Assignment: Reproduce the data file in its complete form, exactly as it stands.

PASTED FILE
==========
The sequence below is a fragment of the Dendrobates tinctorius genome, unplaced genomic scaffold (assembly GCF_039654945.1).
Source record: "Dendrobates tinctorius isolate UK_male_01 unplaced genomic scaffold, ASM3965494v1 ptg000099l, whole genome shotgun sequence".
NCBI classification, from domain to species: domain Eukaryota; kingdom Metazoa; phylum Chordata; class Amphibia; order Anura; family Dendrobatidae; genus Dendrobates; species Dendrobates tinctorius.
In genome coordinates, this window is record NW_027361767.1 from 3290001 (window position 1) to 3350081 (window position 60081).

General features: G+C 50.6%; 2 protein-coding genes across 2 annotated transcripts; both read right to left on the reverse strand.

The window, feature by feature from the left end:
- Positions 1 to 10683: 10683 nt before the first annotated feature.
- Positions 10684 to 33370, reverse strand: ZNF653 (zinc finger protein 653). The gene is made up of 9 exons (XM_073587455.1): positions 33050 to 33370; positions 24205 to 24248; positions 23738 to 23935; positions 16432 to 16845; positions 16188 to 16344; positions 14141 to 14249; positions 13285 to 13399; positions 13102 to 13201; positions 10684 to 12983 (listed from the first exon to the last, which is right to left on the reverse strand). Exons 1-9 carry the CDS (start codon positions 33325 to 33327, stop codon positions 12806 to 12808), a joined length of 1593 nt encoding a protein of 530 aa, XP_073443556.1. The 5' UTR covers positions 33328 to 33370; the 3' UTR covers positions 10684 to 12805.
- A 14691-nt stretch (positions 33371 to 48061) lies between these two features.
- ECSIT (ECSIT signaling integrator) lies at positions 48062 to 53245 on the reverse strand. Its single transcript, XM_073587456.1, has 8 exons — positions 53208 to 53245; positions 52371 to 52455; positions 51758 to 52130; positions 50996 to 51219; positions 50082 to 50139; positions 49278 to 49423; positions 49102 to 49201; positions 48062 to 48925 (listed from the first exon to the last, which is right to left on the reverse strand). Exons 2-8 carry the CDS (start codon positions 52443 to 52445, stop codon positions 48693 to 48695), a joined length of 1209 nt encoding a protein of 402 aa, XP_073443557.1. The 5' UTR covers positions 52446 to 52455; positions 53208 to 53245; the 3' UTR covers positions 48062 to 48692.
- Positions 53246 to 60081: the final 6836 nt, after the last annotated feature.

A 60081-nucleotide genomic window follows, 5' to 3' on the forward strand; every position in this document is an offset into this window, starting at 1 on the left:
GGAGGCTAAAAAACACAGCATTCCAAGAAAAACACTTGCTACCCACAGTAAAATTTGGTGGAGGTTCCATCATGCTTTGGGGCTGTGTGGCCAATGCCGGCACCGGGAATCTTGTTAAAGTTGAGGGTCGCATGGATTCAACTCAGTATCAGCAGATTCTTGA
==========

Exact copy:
The sequence below is a fragment of the Dendrobates tinctorius genome, unplaced genomic scaffold (assembly GCF_039654945.1).
Source record: "Dendrobates tinctorius isolate UK_male_01 unplaced genomic scaffold, ASM3965494v1 ptg000099l, whole genome shotgun sequence".
NCBI classification, from domain to species: domain Eukaryota; kingdom Metazoa; phylum Chordata; class Amphibia; order Anura; family Dendrobatidae; genus Dendrobates; species Dendrobates tinctorius.
In genome coordinates, this window is record NW_027361767.1 from 3290001 (window position 1) to 3350081 (window position 60081).

General features: G+C 50.6%; 2 protein-coding genes across 2 annotated transcripts; both read right to left on the reverse strand.

The window, feature by feature from the left end:
- Positions 1 to 10683: 10683 nt before the first annotated feature.
- Positions 10684 to 33370, reverse strand: ZNF653 (zinc finger protein 653). The gene is made up of 9 exons (XM_073587455.1): positions 33050 to 33370; positions 24205 to 24248; positions 23738 to 23935; positions 16432 to 16845; positions 16188 to 16344; positions 14141 to 14249; positions 13285 to 13399; positions 13102 to 13201; positions 10684 to 12983 (listed from the first exon to the last, which is right to left on the reverse strand). Exons 1-9 carry the CDS (start codon positions 33325 to 33327, stop codon positions 12806 to 12808), a joined length of 1593 nt encoding a protein of 530 aa, XP_073443556.1. The 5' UTR covers positions 33328 to 33370; the 3' UTR covers positions 10684 to 12805.
- A 14691-nt stretch (positions 33371 to 48061) lies between these two features.
- ECSIT (ECSIT signaling integrator) lies at positions 48062 to 53245 on the reverse strand. Its single transcript, XM_073587456.1, has 8 exons — positions 53208 to 53245; positions 52371 to 52455; positions 51758 to 52130; positions 50996 to 51219; positions 50082 to 50139; positions 49278 to 49423; positions 49102 to 49201; positions 48062 to 48925 (listed from the first exon to the last, which is right to left on the reverse strand). Exons 2-8 carry the CDS (start codon positions 52443 to 52445, stop codon positions 48693 to 48695), a joined length of 1209 nt encoding a protein of 402 aa, XP_073443557.1. The 5' UTR covers positions 52446 to 52455; positions 53208 to 53245; the 3' UTR covers positions 48062 to 48692.
- Positions 53246 to 60081: the final 6836 nt, after the last annotated feature.

A 60081-nucleotide genomic window follows, 5' to 3' on the forward strand; every position in this document is an offset into this window, starting at 1 on the left:
GGAGGCTAAAAAACACAGCATTCCAAGAAAAACACTTGCTACCCACAGTAAAATTTGGTGGAGGTTCCATCATGCTTTGGGGCTGTGTGGCCAATGCCGGCACCGGGAATCTTGTTAAAGTTGAGGGTCGCATGGATTCAACTCAGTATCAGCAGATTCTTGA